Set them into the soil so that the surface of the pot soil is even with the ground soil surface, for a smooth transition. Maintain spacing of 12 to 18 inches between plants.
Tamp the soil down around the plants and water in well.
Keep in mind that some cultivated varieties behave as annuals and bloom in the first year, while others are biennial or short-lived perennials that bloom the second year after experiencing a winter chill.
In addition, note that plants may cross-pollinate in the garden, causing color dominance or variations in the next generation.
Additionally, sometimes plants that bloom in the first year may bloom again in the second, so you may want to keep the plants in place at season’s end.
The foxglove plant has been around for centuries and stories of how it got its name are just as colorful as its flowers. The name ‘foxglove’ seems to derive from one of two stories told in Scandinavia.
The first one tells of fairies saving the foxes from extinction by showing them how to ring the digitalis bells to warn their kind of the danger of approaching hunters. The second tells of foxes putting on florets as gloves so their steps would be quieter when approaching the chicken coop.
In Wales, digitalis was called Goblin’s Gloves because it was believed that hobgoblins wore the long bells on their fingers and they would impart magical elements to the wearer.
‘Foxy’ mix planted with delphinium. Photo courtesy of Goodness Grows
Common foxgloves are biennial plants, which means that unlike perennials, which come back each year, and annuals, which last only a single season, the plant takes two years to fully flower before finishing its life cycle. "Most people misunderstand the nature of foxgloves, expecting them to behave as their perennial plants would and reliably bloom year after year," says Dooling. Look for your plant to grow "a rosette of foliage in its first season before developing tall spikes of large, bell-shaped flowers in the second season," says Dooling. "First year rosettes can be moved throughout the season easily, so you can enjoy their flowers the next season where you want them."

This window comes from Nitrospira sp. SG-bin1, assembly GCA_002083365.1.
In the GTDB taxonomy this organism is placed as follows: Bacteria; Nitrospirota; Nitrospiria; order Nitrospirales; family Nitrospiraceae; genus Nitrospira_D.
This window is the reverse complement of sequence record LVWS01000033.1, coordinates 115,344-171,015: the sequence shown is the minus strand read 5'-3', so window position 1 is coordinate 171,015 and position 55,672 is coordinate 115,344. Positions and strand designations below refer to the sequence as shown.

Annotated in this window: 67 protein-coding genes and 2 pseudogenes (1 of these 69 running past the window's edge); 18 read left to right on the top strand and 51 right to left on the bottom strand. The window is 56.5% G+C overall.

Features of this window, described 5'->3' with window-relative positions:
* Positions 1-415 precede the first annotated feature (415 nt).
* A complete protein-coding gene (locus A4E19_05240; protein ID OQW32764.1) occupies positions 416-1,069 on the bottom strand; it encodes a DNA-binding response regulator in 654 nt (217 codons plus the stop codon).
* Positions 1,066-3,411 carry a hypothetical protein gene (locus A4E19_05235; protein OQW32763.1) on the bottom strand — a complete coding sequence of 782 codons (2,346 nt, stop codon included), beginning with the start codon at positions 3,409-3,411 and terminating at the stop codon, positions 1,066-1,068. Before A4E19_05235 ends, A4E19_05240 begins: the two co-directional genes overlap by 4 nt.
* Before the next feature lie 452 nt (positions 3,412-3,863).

Between the first and second season, the plants need to spend four to six weeks at temperatures between 38 and 45 degrees to encourage new flowers—a process called vernalization. "Many outdoor garden conditions will provide this," says Dooling, "provided there is ample drainage and protection from winter damage." If you're hoping to grow foxgloves that mimic the dramatic versions at flower shows or botanical gardens, though, you'll need a controlled setting, like a greenhouse—or a specific cultivar. "In recent years, many new cultivars have entered the market that do not require vernalization, making them easier to grow—an amenable choice for both growers and the home gardener that does not have a range of greenhouses," says Dooling.